There are two types of speech transgressions: (1) Loshon Hora (literally "evil tongue")- making a derogatory or damaging statement about someone even though you are speaking the truth. (2) Rechilus (literally "tale bearing") - telling someone the negative things another person said about him or did against him. Check out http://www.chofetzchaim.com for daily lessons in Shmirat HaLoshon, proper speech - or ask at your local Jewish bookstore, judaicaenterprises.com or call toll-free to 877-758-3242 for books and tapes! Also, go to http://www.aish.com/stopLH for "The 10 Rules of Loshon Hora."

The second Torah Portion, Metzora, continues with the purification process for the metzora, the person afflicted with tzora'as and then the home afflicted with tzora'as. The portion ends with the purification process for discharges from the flesh.

* * *

Dvar Torah
based on Love Your Neighbor by Rabbi Zelig Pliskin

The Torah states:

"And God spoke to Moshe and Aharon saying, 'When a man shall have in the skin of his flesh a rising, or a scab, or a bright spot and it becomes in the skin of his flesh the plague of tzora'as, then he shall be brought to Aharon the priest or unto one of his sons the priests'" (Leviticus 13:1-2).

What is the significance and meaning of these different types of tzora'as?

The Chasan Sofer comments that the different types of tzora'as are illustrative of reasons why people might speak against others:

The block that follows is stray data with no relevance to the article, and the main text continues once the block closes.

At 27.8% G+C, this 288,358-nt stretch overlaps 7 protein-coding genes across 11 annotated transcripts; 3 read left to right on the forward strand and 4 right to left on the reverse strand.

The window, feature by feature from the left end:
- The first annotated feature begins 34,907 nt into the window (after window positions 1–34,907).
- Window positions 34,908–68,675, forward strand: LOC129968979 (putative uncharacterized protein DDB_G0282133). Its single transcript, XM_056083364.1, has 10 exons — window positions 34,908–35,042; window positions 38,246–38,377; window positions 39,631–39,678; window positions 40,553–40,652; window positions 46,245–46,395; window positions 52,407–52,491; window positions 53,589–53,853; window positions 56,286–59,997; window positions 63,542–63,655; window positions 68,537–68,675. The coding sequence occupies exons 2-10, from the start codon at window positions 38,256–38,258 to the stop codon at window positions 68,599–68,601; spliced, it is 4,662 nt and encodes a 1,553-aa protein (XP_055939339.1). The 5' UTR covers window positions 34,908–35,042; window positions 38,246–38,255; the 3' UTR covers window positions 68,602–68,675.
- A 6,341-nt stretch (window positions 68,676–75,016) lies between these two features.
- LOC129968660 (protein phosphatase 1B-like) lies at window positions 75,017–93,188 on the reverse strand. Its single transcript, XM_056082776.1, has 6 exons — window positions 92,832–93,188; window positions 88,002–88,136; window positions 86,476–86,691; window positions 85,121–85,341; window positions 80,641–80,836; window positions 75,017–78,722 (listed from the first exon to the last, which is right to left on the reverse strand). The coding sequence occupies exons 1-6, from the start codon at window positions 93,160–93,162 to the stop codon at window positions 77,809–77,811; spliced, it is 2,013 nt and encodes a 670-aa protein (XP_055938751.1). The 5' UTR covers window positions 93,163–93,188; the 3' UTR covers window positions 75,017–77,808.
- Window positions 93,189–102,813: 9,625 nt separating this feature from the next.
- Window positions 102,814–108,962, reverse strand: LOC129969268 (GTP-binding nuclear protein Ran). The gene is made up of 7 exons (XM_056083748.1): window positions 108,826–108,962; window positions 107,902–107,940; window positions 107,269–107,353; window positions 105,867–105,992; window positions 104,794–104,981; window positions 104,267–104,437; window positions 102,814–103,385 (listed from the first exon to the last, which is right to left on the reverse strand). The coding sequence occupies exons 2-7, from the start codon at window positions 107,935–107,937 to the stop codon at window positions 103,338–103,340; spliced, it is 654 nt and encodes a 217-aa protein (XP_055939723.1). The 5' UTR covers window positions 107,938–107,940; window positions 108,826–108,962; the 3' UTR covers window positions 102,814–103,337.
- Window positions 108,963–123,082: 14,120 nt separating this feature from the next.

1) Sais (a rising): A person might speak against others to raise his own stature.

2) Sapachas (a scab): A person might join (sipuach) a group of people who speak against others. In ordinary circumstances, he would not speak loshon hora, but to be sociable or to fit in, he would.

3) Baheres (a bright spot): A person might have done something against someone else, and in an attempt to exonerate himself, he speaks against that person. He clarifies (bahir) the reason for his behavior. If one is aware of the motivation for his speaking loshon hora, he can work on correcting himself.

The Chofetz Chaim, Rabbi Yisroel Meir Kagan, points out that from the severity of the tumah (spiritual uncleanliness) of the metzora (the person afflicted with tzora'as), we have an indication of the severity of loshon hora. This is the only type of tumah in which the person is required to stay entirely out of the camp or city where other people live.

If one is careful not to speak negatively about others, he may never have to whisper again!


CANDLE LIGHTING - April 24
(or go to http://www.aish.com/shabbat/candlelighting.asp)

Jerusalem 6:39
Guatemala 6:00 - Hong Kong 6:29 - Honolulu 6:36
J'Burg 5:25 - London 7:55 - Los Angeles 7:13
Melbourne 5:24 - Mexico City 7:39 - Miami 7:30
New York 7:26 - Singapore 6:50 - Toronto 7:53


QUOTE OF THE WEEK:

Give your children these two things:
one is roots, the other, wings.



 
Mazal Tov to

Eli & Chana Lebovics

upon birth of a son



 
In Loving Memory of

Binyomin Yitzhak ben Meyer

Elaine, Sarah & Marc Ross
& Family



Shabbat Shalom,

Rabbi Kalman Packouz

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Copyright Rabbi Kalman Packouz 2008

Published: April 18, 2009